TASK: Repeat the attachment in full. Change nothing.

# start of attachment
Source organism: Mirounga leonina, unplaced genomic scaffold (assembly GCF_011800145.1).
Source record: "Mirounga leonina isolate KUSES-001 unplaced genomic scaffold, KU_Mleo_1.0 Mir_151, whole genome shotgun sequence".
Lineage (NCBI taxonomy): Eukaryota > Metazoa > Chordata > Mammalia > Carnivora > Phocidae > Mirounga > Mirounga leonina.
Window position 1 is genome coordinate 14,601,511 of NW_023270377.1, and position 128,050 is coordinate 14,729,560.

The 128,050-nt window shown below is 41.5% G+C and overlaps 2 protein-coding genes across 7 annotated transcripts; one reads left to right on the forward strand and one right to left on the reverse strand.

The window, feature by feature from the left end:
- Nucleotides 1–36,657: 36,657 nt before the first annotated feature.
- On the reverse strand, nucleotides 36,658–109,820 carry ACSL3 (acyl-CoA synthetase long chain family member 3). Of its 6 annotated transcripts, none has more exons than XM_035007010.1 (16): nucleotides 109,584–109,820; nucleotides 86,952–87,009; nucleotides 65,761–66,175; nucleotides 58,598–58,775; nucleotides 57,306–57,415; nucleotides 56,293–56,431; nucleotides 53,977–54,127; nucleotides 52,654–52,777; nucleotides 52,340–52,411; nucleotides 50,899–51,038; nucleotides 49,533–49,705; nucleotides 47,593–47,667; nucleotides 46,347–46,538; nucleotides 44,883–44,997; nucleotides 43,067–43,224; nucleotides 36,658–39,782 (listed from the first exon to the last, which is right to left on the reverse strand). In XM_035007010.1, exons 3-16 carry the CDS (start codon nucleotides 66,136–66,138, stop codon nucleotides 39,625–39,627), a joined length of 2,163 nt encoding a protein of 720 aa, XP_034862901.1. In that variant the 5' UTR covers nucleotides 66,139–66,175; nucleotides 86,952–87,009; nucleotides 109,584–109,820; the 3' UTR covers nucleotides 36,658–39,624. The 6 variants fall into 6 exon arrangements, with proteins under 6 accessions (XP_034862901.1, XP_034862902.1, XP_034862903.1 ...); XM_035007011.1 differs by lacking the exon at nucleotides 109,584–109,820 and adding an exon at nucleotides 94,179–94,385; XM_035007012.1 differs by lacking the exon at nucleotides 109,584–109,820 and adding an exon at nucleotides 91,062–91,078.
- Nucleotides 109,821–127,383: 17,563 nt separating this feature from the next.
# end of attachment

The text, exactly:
Source organism: Mirounga leonina, unplaced genomic scaffold (assembly GCF_011800145.1).
Source record: "Mirounga leonina isolate KUSES-001 unplaced genomic scaffold, KU_Mleo_1.0 Mir_151, whole genome shotgun sequence".
Lineage (NCBI taxonomy): Eukaryota > Metazoa > Chordata > Mammalia > Carnivora > Phocidae > Mirounga > Mirounga leonina.
Window position 1 is genome coordinate 14,601,511 of NW_023270377.1, and position 128,050 is coordinate 14,729,560.

The 128,050-nt window shown below is 41.5% G+C and overlaps 2 protein-coding genes across 7 annotated transcripts; one reads left to right on the forward strand and one right to left on the reverse strand.

The window, feature by feature from the left end:
- Nucleotides 1–36,657: 36,657 nt before the first annotated feature.
- On the reverse strand, nucleotides 36,658–109,820 carry ACSL3 (acyl-CoA synthetase long chain family member 3). Of its 6 annotated transcripts, none has more exons than XM_035007010.1 (16): nucleotides 109,584–109,820; nucleotides 86,952–87,009; nucleotides 65,761–66,175; nucleotides 58,598–58,775; nucleotides 57,306–57,415; nucleotides 56,293–56,431; nucleotides 53,977–54,127; nucleotides 52,654–52,777; nucleotides 52,340–52,411; nucleotides 50,899–51,038; nucleotides 49,533–49,705; nucleotides 47,593–47,667; nucleotides 46,347–46,538; nucleotides 44,883–44,997; nucleotides 43,067–43,224; nucleotides 36,658–39,782 (listed from the first exon to the last, which is right to left on the reverse strand). In XM_035007010.1, exons 3-16 carry the CDS (start codon nucleotides 66,136–66,138, stop codon nucleotides 39,625–39,627), a joined length of 2,163 nt encoding a protein of 720 aa, XP_034862901.1. In that variant the 5' UTR covers nucleotides 66,139–66,175; nucleotides 86,952–87,009; nucleotides 109,584–109,820; the 3' UTR covers nucleotides 36,658–39,624. The 6 variants fall into 6 exon arrangements, with proteins under 6 accessions (XP_034862901.1, XP_034862902.1, XP_034862903.1 ...); XM_035007011.1 differs by lacking the exon at nucleotides 109,584–109,820 and adding an exon at nucleotides 94,179–94,385; XM_035007012.1 differs by lacking the exon at nucleotides 109,584–109,820 and adding an exon at nucleotides 91,062–91,078.
- Nucleotides 109,821–127,383: 17,563 nt separating this feature from the next.